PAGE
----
# How to pass one argument from list and another argument in the built-in function map() in Python?

In Python, one could apply a function `foo()` to every element of a list by using the built-in function `map()` as follows:

``````def foo(x):
return x*x

print map(foo, [1, 2, 3, 4])
``````

This would print as one could guess: 1 4 9 16.

Lets say the function `foo()` now accepts two arguments instead of one, and is defined as follows:

``````def foo(x, y):
return x+y
``````

In this case, x is an element of the list, and y is some number which is the same for the whole list. How can we use map() in this case such that foo() is applied on every element of the list, while taking another argument y which is the same for every element?

I would like to be able to do something like:

``````print map(foo(:, 5), [1, 2, 3, 4])
``````

which should give me: 6 7 8 9.

Is it possible in Python? There could be alternatives for this particular example of adding `'y'` to all the elements. But I am looking for an answer that would use `map()`.

-

You can use a lambda function. This is treated just like a normal function, with the `x` value being the parameter for your iterator, and the return value being `x+5` in this case.

``````>>> def foo(x, y)
...   return x + y
...
>>> l = [1, 2, 3, 4]
>>> map(lambda x: foo(x, 5), l)
[6, 7, 8, 9]
``````

For the record, @PaoloMoretti had this in before me :)

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As I said, there could be alternatives. I am looking for an answer that would call the function foo() with the help of map(). –  prashu Oct 18 '12 at 8:53
@prashu Ah, I see what you're saying. I'll delete this if I can't think of anything else shortly. –  RocketDonkey Oct 18 '12 at 8:54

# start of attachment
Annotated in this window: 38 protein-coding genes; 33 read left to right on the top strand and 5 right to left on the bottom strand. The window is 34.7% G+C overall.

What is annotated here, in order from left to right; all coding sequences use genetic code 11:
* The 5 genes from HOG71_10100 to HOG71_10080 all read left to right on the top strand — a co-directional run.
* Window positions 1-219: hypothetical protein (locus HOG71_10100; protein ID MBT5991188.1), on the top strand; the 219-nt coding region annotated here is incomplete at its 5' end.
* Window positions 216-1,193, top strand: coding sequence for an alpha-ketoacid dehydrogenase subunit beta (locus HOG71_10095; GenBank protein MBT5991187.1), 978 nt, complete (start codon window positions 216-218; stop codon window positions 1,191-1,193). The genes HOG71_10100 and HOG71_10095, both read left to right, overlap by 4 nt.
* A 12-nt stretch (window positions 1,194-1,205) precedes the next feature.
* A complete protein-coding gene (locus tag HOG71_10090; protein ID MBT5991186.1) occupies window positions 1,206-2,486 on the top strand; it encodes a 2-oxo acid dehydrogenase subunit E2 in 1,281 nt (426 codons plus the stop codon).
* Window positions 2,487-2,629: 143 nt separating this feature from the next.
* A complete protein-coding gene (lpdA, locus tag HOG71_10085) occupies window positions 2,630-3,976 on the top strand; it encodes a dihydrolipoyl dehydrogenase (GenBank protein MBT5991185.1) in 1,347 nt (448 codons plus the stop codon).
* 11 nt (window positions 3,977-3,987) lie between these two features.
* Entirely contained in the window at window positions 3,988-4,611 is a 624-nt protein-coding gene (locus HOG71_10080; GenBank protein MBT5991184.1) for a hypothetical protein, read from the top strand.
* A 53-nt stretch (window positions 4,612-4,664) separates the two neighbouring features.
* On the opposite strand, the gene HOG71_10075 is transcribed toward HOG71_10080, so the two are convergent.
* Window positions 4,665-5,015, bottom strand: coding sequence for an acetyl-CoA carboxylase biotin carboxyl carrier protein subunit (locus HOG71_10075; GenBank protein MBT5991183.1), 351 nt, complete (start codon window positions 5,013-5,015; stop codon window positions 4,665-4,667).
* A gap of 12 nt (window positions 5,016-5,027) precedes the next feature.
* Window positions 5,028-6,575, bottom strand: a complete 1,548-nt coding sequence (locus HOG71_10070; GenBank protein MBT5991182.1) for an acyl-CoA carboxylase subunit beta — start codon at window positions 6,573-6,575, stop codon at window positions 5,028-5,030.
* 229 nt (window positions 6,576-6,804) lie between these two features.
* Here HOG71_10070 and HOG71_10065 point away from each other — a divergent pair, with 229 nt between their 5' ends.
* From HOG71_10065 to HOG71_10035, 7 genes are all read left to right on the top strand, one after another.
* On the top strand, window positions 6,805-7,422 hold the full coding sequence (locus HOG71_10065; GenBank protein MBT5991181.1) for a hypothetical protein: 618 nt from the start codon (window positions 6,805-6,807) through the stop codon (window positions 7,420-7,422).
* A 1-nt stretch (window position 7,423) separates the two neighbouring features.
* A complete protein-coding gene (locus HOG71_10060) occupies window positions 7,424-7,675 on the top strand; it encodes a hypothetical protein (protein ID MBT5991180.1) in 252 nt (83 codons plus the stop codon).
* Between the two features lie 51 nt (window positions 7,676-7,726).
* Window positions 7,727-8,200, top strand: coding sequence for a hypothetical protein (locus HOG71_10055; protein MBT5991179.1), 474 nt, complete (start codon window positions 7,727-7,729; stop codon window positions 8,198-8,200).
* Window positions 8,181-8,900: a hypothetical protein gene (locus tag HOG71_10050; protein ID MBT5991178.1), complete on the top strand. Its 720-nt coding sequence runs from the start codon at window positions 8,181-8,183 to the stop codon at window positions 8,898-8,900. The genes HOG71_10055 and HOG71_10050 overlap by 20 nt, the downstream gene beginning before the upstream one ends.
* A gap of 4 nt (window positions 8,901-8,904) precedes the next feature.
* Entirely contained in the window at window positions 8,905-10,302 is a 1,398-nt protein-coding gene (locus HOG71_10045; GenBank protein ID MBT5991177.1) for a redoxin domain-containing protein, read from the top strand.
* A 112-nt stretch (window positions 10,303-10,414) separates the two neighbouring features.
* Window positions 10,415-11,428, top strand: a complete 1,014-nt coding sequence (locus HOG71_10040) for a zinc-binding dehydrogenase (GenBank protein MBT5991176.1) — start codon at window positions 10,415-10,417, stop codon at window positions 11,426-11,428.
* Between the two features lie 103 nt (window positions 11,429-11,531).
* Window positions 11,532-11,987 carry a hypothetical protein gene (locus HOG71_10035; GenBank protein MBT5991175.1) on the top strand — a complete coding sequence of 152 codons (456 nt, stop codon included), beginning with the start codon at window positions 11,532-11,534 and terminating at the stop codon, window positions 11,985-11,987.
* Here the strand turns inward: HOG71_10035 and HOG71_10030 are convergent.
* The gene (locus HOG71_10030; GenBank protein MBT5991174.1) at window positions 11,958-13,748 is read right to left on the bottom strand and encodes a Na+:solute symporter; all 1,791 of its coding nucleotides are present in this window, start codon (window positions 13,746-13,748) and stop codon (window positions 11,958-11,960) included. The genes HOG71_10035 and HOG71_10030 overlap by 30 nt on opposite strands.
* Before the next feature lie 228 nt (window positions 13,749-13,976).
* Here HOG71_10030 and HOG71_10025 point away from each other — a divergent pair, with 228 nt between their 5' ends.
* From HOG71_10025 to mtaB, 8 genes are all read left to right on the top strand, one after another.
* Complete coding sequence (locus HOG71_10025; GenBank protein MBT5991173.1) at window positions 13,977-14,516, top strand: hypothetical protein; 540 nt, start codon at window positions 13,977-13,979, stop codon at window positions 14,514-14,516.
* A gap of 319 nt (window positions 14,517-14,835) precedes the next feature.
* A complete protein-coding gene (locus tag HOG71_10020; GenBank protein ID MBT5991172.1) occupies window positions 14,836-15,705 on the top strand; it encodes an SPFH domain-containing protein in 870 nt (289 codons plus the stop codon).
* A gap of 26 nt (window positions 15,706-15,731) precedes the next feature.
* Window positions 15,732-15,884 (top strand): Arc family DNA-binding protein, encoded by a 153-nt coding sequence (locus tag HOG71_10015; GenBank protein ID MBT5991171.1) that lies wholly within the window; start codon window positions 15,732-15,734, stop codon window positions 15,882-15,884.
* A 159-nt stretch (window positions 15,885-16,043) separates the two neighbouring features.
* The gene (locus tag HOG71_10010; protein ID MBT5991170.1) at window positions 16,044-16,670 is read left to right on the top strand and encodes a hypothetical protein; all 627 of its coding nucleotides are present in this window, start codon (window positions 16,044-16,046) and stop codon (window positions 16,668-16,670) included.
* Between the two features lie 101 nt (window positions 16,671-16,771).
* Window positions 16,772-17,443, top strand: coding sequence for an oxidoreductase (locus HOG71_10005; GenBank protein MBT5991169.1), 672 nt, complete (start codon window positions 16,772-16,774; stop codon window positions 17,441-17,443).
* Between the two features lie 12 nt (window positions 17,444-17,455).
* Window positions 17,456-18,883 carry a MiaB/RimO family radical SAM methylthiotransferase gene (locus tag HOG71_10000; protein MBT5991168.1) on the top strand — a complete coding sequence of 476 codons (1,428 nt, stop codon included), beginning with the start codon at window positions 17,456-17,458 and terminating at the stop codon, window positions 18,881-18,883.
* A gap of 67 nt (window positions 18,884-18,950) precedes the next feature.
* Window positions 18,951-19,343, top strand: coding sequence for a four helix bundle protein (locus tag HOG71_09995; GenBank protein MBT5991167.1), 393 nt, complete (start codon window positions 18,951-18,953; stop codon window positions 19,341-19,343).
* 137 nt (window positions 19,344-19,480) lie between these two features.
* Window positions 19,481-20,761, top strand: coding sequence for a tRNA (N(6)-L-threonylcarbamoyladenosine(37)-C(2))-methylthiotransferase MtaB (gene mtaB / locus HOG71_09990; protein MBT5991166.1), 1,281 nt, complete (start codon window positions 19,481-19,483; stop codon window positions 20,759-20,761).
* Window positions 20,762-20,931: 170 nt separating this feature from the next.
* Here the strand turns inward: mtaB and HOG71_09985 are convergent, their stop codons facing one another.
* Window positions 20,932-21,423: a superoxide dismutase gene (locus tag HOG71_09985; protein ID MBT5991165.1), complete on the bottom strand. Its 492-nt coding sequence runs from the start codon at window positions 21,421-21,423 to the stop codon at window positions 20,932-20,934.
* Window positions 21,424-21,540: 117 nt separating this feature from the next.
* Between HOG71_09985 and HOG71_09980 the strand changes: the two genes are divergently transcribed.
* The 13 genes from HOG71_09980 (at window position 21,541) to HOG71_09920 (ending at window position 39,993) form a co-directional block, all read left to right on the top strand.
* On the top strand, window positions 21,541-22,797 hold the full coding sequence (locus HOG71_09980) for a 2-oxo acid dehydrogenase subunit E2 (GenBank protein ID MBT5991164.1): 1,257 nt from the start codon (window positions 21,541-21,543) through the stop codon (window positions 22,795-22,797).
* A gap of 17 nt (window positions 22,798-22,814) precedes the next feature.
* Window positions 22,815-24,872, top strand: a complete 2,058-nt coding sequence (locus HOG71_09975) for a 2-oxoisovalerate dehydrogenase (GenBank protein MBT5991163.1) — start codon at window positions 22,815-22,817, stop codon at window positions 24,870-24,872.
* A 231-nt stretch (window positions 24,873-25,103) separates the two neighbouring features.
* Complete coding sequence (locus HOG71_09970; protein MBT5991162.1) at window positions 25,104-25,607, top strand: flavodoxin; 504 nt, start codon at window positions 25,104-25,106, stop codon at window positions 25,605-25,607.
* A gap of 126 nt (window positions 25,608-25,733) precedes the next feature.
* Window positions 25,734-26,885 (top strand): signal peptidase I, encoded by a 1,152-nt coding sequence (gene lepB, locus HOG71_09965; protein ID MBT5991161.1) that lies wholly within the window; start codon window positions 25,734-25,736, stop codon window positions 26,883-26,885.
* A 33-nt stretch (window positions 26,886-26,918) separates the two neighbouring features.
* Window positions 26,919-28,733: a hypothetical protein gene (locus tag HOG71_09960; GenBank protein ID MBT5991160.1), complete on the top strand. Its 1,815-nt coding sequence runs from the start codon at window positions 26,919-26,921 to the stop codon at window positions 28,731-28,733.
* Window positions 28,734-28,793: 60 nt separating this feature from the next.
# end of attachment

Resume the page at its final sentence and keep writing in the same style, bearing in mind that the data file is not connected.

@RocketDonkey: As I mentioned in my question, this is the preferred way to do what OP said. I would leave it up. "There should be one-- and preferably only one --obvious way to do it." And this one is it. –  Joel Cornett Oct 18 '12 at 9:06
Thank you PaoloMoretti and RocketDonkey. It worked :) –  prashu Oct 18 '12 at 9:06
@prashu If this answer was helpful you can mark it as accepted :) –  Paolo Moretti Oct 18 '12 at 9:36

One way to do this is with `functools.partial`:

``````>>> from functools import partial
>>> def foo(x, y):
...     return x + y
...
>>> l = [1, 2, 3, 4]
>>> map(partial(foo, y=2), l)
[3, 4, 5, 6]
>>>
``````

Another way is to change the way you define the function:

``````>>> def foo(y):
...     def inner(x):
...         return x + y
...     return inner
...
>>> map(foo(2), l)
[3, 4, 5, 6]
>>>
``````

Incidentally, using `lambda` would be the most straightforward way to do this, as Paolo Moretti said. Any particular reason why you have to use `map()` the way you described?

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wow! i really like these methods. i have never heard or seen them before. i am using python 2.6 are they available in that version? –  Inbar Rose Oct 18 '12 at 9:02
@InbarRose: Yes. They work in 2.6. –  Joel Cornett Oct 18 '12 at 9:04
Thank you Joel, partial thing also worked :) –  prashu Oct 18 '12 at 9:06